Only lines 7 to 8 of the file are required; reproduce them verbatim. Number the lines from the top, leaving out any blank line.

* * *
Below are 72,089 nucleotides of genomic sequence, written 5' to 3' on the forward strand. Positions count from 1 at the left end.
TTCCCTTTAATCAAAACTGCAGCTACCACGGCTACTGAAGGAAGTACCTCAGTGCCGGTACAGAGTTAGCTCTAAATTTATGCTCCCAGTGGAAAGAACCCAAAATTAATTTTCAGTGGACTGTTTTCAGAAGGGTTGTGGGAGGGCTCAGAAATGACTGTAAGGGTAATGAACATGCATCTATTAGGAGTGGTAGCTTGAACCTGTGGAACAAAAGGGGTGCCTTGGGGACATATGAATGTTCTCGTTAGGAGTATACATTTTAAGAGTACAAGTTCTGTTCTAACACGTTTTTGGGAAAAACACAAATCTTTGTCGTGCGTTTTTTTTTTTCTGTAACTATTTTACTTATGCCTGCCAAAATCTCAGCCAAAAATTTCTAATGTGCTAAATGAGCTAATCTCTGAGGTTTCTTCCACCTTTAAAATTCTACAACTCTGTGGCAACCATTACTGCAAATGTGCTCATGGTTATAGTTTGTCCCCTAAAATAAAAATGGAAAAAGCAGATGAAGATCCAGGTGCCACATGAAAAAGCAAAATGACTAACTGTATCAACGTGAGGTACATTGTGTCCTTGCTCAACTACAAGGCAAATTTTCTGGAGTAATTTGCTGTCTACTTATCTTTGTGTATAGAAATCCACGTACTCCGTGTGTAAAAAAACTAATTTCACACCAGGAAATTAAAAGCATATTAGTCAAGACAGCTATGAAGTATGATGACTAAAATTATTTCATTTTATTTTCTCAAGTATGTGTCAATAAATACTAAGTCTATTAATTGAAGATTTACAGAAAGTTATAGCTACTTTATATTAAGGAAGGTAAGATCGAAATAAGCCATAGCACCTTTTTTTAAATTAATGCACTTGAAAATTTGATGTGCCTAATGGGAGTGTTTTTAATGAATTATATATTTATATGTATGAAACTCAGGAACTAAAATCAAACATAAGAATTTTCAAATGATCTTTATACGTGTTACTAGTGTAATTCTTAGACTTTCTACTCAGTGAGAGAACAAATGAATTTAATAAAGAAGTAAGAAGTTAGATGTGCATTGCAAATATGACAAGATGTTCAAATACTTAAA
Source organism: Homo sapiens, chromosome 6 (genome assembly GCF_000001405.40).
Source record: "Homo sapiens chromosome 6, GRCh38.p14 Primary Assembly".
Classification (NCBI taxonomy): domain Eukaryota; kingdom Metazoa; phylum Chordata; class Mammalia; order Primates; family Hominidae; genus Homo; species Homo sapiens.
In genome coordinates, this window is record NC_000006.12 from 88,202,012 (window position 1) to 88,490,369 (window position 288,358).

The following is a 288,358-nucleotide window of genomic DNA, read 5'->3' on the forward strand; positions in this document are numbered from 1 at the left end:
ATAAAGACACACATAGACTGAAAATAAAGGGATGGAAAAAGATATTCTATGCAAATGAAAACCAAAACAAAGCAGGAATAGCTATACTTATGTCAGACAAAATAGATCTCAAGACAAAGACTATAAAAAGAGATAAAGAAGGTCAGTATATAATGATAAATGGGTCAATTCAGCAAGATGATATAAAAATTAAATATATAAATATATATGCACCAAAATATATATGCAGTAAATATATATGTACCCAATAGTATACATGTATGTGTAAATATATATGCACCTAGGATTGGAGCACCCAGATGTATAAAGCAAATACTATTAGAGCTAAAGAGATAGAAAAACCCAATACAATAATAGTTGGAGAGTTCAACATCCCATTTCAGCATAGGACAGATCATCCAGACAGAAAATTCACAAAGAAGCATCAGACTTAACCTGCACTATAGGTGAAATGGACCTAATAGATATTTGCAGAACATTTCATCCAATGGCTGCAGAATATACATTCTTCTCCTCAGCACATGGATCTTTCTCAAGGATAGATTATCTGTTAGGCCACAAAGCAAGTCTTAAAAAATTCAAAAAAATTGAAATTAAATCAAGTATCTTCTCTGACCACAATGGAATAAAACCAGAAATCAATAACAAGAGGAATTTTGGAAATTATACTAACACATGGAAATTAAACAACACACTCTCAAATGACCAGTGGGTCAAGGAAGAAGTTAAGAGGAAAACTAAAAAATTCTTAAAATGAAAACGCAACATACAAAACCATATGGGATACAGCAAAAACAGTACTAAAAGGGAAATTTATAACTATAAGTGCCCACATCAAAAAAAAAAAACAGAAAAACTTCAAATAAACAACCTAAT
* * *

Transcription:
The following is a 288,358-nucleotide window of genomic DNA, read 5'->3' on the forward strand; positions in this document are numbered from 1 at the left end:
ATAAAGACACACATAGACTGAAAATAAAGGGATGGAAAAAGATATTCTATGCAAATGAAAACCAAAACAAAGCAGGAATAGCTATACTTATGTCAGACAAAATAGATCTCAAGACAAAGACTATAAAAAGAGATAAAGAAGGTCAGTATATAATGATAAATGGGTCAATTCAGCAAGATGATATAAAAATTAAATATATAAATATATATGCACCAAAATATATATGCAGTAAATATATATGTACCCAATAGTATACATGTATGTGTAAATATATATGCACCTAGGATTGGAGCACCCAGATGTATAAAGCAAATACTATTAGAGCTAAAGAGATAGAAAAACCCAATACAATAATAGTTGGAGAGTTCAACATCCCATTTCAGCATAGGACAGATCATCCAGACAGAAAATTCACAAAGAAGCATCAGACTTAACCTGCACTATAGGTGAAATGGACCTAATAGATATTTGCAGAACATTTCATCCAATGGCTGCAGAATATACATTCTTCTCCTCAGCACATGGATCTTTCTCAAGGATAGATTATCTGTTAGGCCACAAAGCAAGTCTTAAAAAATTCAAAAAAATTGAAATTAAATCAAGTATCTTCTCTGACCACAATGGAATAAAACCAGAAATCAATAACAAGAGGAATTTTGGAAATTATACTAACACATGGAAATTAAACAACACACTCTCAAATGACCAGTGGGTCAAGGAAGAAGTTAAGAGGAAAACTAAAAAATTCTTAAAATGAAAACGCAACATACAAAACCATATGGGATACAGCAAAAACAGTACTAAAAGGGAAATTTATAACTATAAGTGCCCACATCAAAAAAAAAAAACAGAAAAACTTCAAATAAACAACCTAAT